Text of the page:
"You can’t see more than seven to eight patients a day and do it right," said Salisbury, adding that visits typically involve more than the delivery of medical care.
Visiting Physician Services doctors make house calls Monday through Friday, working in geographic teams with support personnel. A physician sees all new patients.
"The doctors tend to drive a lot," said Salisbury, who covers about 100 miles per day.
Most patients are Medicare recipients and the practice accepts the fees set by Medicare for services.
"Medicare encourages house calls because they’re economical, good medicine and efficient. There’s very little we can’t do in a person’s house," explained Salisbury. "They’re much more cost-effective."
But the number of other patients who use the practice is limited by the fact that most health insurance companies do not cover house calls, and those patients pay an out-of-pocket fee for visits.
Fees run from $60-$120 per visit, depending on the length of time of the visit and the complexity of treatment needed. Visits can run from 15 minutes to 1 1/2 hours, he said.
"The initial visit is a full physical and social assessment," explained Salisbury, noting that the visiting doctors and assistants are able to draw blood for blood tests, perform electrocardiograms and arrange for in-home X-rays.
"I go in and take a full medical history, do a full medical exam, assess living conditions, monitor their nutritional status including looking in the refrigerator, review all medicines, assess for safety issues, and look at psycho-social issues," he explained.
In addition physicians determine if patients need help from other social agencies and care providers and make those referrals including arranging for visits from audiologists, optometrists, even referrals for legal services such as estate planning and guardianships.
"We’ll get involved as much as someone wants us to be. Because we have familiarity with this population, we’re a resource for them," said Binder. "In many cases, we believe, we act as a surrogate family for some of these people."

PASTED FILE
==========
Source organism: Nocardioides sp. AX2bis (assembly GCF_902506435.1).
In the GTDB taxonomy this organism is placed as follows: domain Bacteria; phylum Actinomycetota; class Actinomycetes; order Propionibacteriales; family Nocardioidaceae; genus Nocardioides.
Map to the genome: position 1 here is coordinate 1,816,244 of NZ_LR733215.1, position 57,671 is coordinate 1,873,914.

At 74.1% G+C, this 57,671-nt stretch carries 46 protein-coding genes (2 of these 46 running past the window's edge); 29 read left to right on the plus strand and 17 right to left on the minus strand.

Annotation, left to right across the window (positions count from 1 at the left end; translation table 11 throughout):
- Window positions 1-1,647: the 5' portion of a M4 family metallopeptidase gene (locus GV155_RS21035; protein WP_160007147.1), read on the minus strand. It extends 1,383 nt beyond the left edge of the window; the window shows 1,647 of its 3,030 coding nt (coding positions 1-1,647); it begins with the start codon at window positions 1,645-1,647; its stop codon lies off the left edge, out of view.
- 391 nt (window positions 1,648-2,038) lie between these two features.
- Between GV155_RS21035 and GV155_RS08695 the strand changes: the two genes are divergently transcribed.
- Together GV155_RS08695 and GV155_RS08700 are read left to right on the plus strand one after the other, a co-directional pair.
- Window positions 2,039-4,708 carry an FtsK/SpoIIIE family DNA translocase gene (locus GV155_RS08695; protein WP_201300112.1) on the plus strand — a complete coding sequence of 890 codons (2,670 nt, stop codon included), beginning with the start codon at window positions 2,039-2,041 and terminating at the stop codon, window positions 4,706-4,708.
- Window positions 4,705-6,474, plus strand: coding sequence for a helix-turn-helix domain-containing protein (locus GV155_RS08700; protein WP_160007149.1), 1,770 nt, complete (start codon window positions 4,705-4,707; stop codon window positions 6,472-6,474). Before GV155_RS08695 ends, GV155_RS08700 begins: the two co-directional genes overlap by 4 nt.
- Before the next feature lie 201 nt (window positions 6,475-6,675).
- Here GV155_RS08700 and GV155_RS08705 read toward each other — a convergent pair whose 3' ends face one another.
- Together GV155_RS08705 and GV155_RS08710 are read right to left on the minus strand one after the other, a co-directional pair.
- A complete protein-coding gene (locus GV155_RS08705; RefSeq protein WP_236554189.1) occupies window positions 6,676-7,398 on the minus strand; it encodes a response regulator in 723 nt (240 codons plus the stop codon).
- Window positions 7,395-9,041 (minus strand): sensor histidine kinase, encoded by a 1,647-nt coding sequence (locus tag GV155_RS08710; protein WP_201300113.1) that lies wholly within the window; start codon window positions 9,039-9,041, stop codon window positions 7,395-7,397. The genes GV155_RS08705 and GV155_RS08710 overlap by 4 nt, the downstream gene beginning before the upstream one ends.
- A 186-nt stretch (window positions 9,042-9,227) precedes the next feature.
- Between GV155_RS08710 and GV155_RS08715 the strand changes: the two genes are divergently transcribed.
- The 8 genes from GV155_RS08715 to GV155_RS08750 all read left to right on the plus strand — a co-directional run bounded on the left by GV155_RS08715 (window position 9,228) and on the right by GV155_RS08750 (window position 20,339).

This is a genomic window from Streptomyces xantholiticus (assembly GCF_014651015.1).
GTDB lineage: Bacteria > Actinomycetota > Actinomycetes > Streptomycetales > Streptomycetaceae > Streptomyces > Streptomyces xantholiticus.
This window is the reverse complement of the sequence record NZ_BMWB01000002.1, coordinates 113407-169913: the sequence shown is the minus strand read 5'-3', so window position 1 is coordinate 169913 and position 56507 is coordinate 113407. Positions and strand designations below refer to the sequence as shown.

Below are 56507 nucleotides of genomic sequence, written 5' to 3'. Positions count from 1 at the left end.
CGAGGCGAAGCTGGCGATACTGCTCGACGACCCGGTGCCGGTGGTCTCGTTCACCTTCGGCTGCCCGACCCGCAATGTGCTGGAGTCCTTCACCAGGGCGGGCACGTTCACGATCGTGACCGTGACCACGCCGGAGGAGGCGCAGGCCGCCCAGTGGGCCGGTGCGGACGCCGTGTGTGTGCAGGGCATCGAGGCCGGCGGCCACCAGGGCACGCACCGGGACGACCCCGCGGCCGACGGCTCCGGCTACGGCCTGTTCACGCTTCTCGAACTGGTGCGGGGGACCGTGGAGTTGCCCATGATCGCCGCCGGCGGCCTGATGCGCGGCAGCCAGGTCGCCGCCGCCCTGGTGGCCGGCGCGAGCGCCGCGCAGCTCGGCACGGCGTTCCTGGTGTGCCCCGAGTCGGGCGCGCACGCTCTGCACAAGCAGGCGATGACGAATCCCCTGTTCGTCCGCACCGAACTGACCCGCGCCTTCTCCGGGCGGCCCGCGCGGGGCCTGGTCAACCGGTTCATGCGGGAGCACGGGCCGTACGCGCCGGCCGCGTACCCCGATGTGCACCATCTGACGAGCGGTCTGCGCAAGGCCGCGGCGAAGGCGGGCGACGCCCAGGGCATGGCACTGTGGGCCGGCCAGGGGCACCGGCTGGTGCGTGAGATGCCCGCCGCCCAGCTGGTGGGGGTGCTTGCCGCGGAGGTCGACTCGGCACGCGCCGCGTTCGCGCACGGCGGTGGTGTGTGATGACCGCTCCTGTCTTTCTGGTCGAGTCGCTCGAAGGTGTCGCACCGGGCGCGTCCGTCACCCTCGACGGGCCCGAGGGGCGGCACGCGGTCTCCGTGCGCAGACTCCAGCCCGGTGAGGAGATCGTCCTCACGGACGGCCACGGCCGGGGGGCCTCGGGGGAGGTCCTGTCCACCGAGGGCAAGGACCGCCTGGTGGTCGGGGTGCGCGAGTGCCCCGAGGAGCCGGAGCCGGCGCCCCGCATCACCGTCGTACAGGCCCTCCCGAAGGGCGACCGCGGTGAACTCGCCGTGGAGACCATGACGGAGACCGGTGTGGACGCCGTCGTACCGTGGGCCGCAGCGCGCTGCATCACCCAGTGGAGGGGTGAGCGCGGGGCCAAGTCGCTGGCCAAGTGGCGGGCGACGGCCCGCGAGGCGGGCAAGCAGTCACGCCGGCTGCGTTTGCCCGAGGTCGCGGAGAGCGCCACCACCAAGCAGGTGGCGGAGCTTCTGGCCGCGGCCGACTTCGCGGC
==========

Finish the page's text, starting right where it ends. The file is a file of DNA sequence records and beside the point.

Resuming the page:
"It’s amazing what we do," concurred Salisbury. "I’m working right now with a patient who wants a companion dog, and I picked up a blender for a patient who can only eat pureed foods."
According to the AAHCP, physicians who make house calls deliver a broader range of care in the home and manage patients whose needs are complex at a cost that is lower than emergency room visits, ambulance transport and hospital stays, while reducing the need for nursing home or assisted living care.
While the house-call practice doesn’t allow for hospital privileges, for those times when a patient needs to be admitted, Visiting Physician Service has relationships with doctors at specific hospitals who will assume care of the patient.
But, Salisbury noted, the care delivered by visiting doctors is such that the need for hospital stays is averted in most cases.
"We’re so good at it, out of 1,000 patients less than five patients go to the hospital each month, " he said.
"The outcomes are better in terms of the health of a patient and the satisfaction," Binder added.
According to Binder, physicians in house-call practices earn about as much — $140,000 — as the traditional, office-based practitioner,
"It’s a different cost structure than a traditional office practice," explained the Wall resident. "There are more variable expenses associated with what we do, and as the variables increase, the cost goes up."
Future plans for Visiting Physician Services call for extending the practice to Somerset and Bergen counties, and Binder said discussions are ongoing with hospitals about the role visiting physicians might play in helping to contain costs for care of patients who don’t have primary-care physicians.
The house-call practice, according to Salisbury, gives doctors back the old-fashioned satisfaction they used to derive from the practice of medicine.
"Family physicians view this as what being a physician is really about," he said. "It’s about being a doctor in the way that doctors used to be. Plus, there’s a certain independence to it. You’re not tied to an HMO; you’re doing your own practice again without some of the constraints HMOs put on you. You can actually treat the patient without sending them to a lab."